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10 Unconventional Job Search Tips & Strategies

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In unconventional economic times, conventional thinking may actually be limiting all of the doors that could be opening for you.

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In unconventional economic times, conventional thinking may actually be limiting all of the doors that could be opening for you.

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Career Resources

Job Search

In unconventional economic times, conventional thinking may actually be limiting all of the doors that could be opening for you.

By Mark Goldman and Ryan McCormick

Are you actively seeking a job? Has your search been long, difficult, and frustrating? In unconventional economic times, conventional thinking may actually be limiting all of the doors that could be opening for you. Here is some advice intended to help your efforts in landing a position.

1. Never send your resume and cover letter to the HR department; instead make a connection with the CEO. In this economy, human resources departments are already inundated with more resumes than they can handle. Even if you are qualified, you can still get passed over. Instead, try sending your resume and a personalized cover letter directly to the CEO. The CEO is the most important person in the company and an important person to have on your side. If you impress the CEO, that person will likely forward your resume to HR, helping you stand out and change how the HR department will view you during the interview.

However, if you can't reach the CEO (or if that person is in a different state), your best bet is to contact the top manager of the company at whatever location you are applying to. The most important thing is to make a direct connection with upper management, since they are the ones who offer the best chance of offering you a job.

2. Stop sending Word resumes as file attachments. Sometimes they get caught in email spam filters. You're better off pasting your resume in the base of the email so it can be read from a smartphone.

3. Cover letters should be brief (two short paragraphs at most) and personalized. Be specific in the cover letter. Tell the company what you'd like to do for them and what exactly you offer. Present your big ideas. The more detailed you are, the more you'll stand out. If it takes you more time to crank out letters, so be it. Generic cover letters that land on our desks are never read and quickly discarded.

4. Create an online resume through WordPress. It's free, and it will make you stand out from thousands of other job seekers. Your online resumes should have these tabs: home, resume, testimonials, contact. Some people are very visual and when you show that you're much more than just words on a resume, you open the possibility of connecting with them on many other levels. 

New NPAs far as testimonials on your site, ask your previous managers and/or coworkers for a statement that's about a paragraph in length. If a CEO or HR person goes to your online resume and sees four to six solid letters of endorsement, you'll impress them and may even save them time in checking your references. A web resume is also fantastic because you can easily paste the link in a brief cover letter.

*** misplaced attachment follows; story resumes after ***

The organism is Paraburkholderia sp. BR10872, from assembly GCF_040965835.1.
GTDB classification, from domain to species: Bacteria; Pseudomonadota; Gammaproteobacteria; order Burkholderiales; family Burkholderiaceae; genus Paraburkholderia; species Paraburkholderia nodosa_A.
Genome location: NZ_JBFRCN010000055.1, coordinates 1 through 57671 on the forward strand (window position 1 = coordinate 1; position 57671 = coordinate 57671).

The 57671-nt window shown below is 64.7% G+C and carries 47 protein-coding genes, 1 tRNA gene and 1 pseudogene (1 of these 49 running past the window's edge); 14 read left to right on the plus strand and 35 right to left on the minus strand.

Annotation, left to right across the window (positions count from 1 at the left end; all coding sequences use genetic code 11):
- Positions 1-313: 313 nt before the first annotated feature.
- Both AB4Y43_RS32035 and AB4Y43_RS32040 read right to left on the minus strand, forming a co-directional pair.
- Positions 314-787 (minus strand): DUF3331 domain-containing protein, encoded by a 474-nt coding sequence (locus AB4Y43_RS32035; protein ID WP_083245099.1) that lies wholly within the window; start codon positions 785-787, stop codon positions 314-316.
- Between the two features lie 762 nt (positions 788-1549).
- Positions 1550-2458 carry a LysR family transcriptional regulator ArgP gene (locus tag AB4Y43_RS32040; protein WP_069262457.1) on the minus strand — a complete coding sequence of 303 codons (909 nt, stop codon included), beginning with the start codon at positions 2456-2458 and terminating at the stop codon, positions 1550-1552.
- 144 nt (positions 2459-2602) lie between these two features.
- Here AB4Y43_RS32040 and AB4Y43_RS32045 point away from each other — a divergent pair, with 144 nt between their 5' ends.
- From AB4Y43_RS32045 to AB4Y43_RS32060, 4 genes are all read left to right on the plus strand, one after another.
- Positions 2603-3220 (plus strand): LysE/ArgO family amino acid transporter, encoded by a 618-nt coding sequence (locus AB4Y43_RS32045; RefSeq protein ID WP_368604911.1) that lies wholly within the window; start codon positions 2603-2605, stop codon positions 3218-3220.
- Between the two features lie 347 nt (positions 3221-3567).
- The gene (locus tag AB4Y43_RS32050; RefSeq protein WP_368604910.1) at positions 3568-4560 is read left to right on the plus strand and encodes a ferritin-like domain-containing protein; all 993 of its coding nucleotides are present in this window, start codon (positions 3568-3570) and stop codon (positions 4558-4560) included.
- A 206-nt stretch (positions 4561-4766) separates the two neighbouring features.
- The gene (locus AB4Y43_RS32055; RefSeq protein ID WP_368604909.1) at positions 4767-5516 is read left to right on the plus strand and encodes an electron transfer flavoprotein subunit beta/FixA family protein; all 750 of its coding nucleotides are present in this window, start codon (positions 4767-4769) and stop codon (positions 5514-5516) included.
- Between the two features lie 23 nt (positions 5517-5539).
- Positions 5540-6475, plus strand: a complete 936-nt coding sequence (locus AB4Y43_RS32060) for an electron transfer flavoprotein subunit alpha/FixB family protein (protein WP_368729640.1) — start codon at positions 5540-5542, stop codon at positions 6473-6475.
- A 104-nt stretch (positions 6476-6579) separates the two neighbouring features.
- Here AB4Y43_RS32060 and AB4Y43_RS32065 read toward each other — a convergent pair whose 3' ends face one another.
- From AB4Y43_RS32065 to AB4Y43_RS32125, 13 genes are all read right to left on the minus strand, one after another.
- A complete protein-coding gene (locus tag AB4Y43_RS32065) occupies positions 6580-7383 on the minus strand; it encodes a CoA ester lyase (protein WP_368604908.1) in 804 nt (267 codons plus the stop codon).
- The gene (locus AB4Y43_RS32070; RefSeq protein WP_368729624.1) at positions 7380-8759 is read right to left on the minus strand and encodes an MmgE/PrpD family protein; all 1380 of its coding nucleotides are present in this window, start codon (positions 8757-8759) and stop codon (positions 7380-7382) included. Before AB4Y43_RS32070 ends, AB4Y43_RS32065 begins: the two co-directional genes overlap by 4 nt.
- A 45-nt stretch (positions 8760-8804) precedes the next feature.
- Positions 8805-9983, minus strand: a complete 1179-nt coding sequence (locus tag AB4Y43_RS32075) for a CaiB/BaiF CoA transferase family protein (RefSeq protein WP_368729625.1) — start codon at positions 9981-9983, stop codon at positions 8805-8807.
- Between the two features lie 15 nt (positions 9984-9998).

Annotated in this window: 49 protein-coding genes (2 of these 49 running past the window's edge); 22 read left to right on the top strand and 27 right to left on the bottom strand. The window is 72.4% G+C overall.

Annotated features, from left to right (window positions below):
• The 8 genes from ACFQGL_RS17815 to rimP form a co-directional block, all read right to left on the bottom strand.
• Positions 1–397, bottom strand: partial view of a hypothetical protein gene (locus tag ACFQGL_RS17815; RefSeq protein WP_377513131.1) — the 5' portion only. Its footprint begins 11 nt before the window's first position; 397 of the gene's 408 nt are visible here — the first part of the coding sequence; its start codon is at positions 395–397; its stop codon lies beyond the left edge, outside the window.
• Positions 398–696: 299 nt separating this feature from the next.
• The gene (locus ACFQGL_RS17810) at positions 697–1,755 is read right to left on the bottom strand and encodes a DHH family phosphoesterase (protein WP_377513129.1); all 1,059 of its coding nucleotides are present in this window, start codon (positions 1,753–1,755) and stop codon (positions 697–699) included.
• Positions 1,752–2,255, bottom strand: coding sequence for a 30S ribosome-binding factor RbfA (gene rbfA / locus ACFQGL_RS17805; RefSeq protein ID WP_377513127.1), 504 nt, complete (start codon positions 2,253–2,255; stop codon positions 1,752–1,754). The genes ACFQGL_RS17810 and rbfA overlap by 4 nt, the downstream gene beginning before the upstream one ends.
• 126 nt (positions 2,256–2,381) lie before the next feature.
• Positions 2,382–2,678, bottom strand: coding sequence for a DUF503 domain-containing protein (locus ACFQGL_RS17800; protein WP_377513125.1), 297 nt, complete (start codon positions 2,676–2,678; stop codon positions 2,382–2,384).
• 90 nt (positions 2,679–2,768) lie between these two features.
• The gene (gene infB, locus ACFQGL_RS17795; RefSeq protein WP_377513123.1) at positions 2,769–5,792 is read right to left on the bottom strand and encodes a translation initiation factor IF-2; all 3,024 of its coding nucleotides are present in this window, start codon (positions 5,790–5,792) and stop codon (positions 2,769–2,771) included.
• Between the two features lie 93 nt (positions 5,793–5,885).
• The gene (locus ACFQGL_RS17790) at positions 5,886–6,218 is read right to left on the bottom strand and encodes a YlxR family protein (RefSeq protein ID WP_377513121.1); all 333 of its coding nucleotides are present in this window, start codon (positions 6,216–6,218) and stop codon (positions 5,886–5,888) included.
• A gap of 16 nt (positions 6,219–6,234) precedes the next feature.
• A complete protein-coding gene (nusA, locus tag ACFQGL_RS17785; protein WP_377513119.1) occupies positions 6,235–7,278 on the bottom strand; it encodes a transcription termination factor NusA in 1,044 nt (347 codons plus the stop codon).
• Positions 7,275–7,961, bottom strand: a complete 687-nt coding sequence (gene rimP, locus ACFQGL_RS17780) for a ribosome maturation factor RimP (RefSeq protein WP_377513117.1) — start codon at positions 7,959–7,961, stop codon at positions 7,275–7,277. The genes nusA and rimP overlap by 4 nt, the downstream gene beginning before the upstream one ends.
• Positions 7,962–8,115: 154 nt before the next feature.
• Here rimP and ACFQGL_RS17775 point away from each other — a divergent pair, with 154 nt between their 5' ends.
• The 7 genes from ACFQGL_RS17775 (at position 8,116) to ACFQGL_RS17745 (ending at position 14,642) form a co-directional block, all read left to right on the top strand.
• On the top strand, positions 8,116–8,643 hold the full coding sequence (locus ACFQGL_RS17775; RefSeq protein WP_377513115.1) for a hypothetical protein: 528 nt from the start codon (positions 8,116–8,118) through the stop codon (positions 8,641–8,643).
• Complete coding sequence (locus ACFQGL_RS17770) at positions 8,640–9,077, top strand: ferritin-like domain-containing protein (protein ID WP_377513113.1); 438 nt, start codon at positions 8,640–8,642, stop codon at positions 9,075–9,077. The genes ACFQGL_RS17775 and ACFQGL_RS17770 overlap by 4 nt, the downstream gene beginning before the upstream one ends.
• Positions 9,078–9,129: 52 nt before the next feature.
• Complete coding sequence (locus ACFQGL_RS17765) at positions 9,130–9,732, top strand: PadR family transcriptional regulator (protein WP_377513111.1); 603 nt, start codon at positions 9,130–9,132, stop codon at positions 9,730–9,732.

5. During the interview, bring your enthusiasm and ideas. Research the company you are being interviewed for, know their vision, and offer ideas and ways that you can bring value to them. Have the mindset that you're not just a person applying for a job vacancy, but that you are a rich asset the company should (and needs to) acquire.

6. Send a handwritten thank-you card after the interview. It's a real nice touch and will make you stand out, since people rarely do this.

7. Don't ever friend the boss on Facebook pre-employment or after you get hired. Yes, we mentioned making a personal connection with the CEO earlier; however, keep Facebook out of it. If you choose to "friend" your boss, you're giving that person access to elements of your personal life and he may choose to not hire or promote you based on this. Never give your boss the opportunity to judge you for anything beyond how well you do your job.

8. Don't take it personally if a company doesn't hire you. Brush it off and move on. If, during the interview, you presented yourself honestly and gave them every reason in the world why hiring you would be a great decision, there's little else you could do. Feel good that you got the interview and learn from the experience.

9. Read books and self-educate. Read as many books as you can about the industry you want to work in and continue to self-educate even when the phone isn't ringing for job interviews. By doing this, you are not only preparing yourself to hit the ground running in your next job, but you are training your mind to not accept limits or a career ceiling.

10. Go into business for yourself. If you know you have amazing skills, a strong work ethic, and the ability to provide excellent service, you should consider starting your own business. In the United States, small businesses provide 55% of all jobs and 66% of all net new jobs since the 1970s. Starting your own business puts you in total control of your career destiny and earning capacity. Running a small business, you don't have to wait around for someone else to appreciate your talents and give you a raise -- you'll get a raise naturally based on how successful you are.

We wish all of you the best of luck in your job searches.

Mark Goldman and Ryan McCormick are co-founders of Goldman McCormick Public Relations, a New York-based media relations agency.


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